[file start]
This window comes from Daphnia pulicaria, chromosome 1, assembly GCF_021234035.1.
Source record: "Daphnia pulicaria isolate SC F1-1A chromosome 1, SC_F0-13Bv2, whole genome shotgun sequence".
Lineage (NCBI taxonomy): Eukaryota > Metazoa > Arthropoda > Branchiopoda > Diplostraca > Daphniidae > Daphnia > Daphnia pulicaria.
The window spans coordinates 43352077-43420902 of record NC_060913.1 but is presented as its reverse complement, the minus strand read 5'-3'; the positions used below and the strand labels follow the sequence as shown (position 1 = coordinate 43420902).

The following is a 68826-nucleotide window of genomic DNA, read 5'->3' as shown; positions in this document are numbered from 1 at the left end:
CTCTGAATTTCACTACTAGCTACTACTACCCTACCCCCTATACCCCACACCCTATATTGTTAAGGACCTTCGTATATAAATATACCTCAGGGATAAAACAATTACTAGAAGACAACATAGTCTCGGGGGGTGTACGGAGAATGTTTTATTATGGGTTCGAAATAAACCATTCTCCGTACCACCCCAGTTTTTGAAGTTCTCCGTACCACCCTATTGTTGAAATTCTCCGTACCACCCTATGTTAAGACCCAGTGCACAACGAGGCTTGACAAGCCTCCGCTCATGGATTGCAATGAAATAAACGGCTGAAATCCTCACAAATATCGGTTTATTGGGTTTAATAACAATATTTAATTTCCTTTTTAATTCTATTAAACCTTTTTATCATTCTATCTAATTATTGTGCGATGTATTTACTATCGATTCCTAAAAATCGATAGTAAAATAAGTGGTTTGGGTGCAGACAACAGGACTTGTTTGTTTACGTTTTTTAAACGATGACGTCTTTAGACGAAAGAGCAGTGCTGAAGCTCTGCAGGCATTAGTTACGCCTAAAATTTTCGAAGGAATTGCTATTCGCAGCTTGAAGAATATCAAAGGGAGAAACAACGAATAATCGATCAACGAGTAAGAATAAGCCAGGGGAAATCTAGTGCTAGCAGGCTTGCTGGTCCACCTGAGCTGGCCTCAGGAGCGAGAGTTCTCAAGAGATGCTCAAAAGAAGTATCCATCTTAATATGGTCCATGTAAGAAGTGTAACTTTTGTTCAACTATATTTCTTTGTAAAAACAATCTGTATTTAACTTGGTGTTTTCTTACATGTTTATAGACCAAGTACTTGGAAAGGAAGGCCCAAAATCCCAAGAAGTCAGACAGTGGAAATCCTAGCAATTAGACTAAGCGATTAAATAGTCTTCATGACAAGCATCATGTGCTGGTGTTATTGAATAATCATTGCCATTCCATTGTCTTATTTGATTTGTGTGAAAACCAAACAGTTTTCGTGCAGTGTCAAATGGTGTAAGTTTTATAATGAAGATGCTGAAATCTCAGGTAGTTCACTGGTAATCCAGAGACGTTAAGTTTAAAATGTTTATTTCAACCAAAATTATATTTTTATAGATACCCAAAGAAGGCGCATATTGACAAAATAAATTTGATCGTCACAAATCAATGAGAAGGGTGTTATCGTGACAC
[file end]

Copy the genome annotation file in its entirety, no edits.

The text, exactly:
This window comes from Daphnia pulicaria, chromosome 1, assembly GCF_021234035.1.
Source record: "Daphnia pulicaria isolate SC F1-1A chromosome 1, SC_F0-13Bv2, whole genome shotgun sequence".
Lineage (NCBI taxonomy): Eukaryota > Metazoa > Arthropoda > Branchiopoda > Diplostraca > Daphniidae > Daphnia > Daphnia pulicaria.
The window spans coordinates 43352077-43420902 of record NC_060913.1 but is presented as its reverse complement, the minus strand read 5'-3'; the positions used below and the strand labels follow the sequence as shown (position 1 = coordinate 43420902).

The following is a 68826-nucleotide window of genomic DNA, read 5'->3' as shown; positions in this document are numbered from 1 at the left end:
CTCTGAATTTCACTACTAGCTACTACTACCCTACCCCCTATACCCCACACCCTATATTGTTAAGGACCTTCGTATATAAATATACCTCAGGGATAAAACAATTACTAGAAGACAACATAGTCTCGGGGGGTGTACGGAGAATGTTTTATTATGGGTTCGAAATAAACCATTCTCCGTACCACCCCAGTTTTTGAAGTTCTCCGTACCACCCTATTGTTGAAATTCTCCGTACCACCCTATGTTAAGACCCAGTGCACAACGAGGCTTGACAAGCCTCCGCTCATGGATTGCAATGAAATAAACGGCTGAAATCCTCACAAATATCGGTTTATTGGGTTTAATAACAATATTTAATTTCCTTTTTAATTCTATTAAACCTTTTTATCATTCTATCTAATTATTGTGCGATGTATTTACTATCGATTCCTAAAAATCGATAGTAAAATAAGTGGTTTGGGTGCAGACAACAGGACTTGTTTGTTTACGTTTTTTAAACGATGACGTCTTTAGACGAAAGAGCAGTGCTGAAGCTCTGCAGGCATTAGTTACGCCTAAAATTTTCGAAGGAATTGCTATTCGCAGCTTGAAGAATATCAAAGGGAGAAACAACGAATAATCGATCAACGAGTAAGAATAAGCCAGGGGAAATCTAGTGCTAGCAGGCTTGCTGGTCCACCTGAGCTGGCCTCAGGAGCGAGAGTTCTCAAGAGATGCTCAAAAGAAGTATCCATCTTAATATGGTCCATGTAAGAAGTGTAACTTTTGTTCAACTATATTTCTTTGTAAAAACAATCTGTATTTAACTTGGTGTTTTCTTACATGTTTATAGACCAAGTACTTGGAAAGGAAGGCCCAAAATCCCAAGAAGTCAGACAGTGGAAATCCTAGCAATTAGACTAAGCGATTAAATAGTCTTCATGACAAGCATCATGTGCTGGTGTTATTGAATAATCATTGCCATTCCATTGTCTTATTTGATTTGTGTGAAAACCAAACAGTTTTCGTGCAGTGTCAAATGGTGTAAGTTTTATAATGAAGATGCTGAAATCTCAGGTAGTTCACTGGTAATCCAGAGACGTTAAGTTTAAAATGTTTATTTCAACCAAAATTATATTTTTATAGATACCCAAAGAAGGCGCATATTGACAAAATAAATTTGATCGTCACAAATCAATGAGAAGGGTGTTATCGTGACAC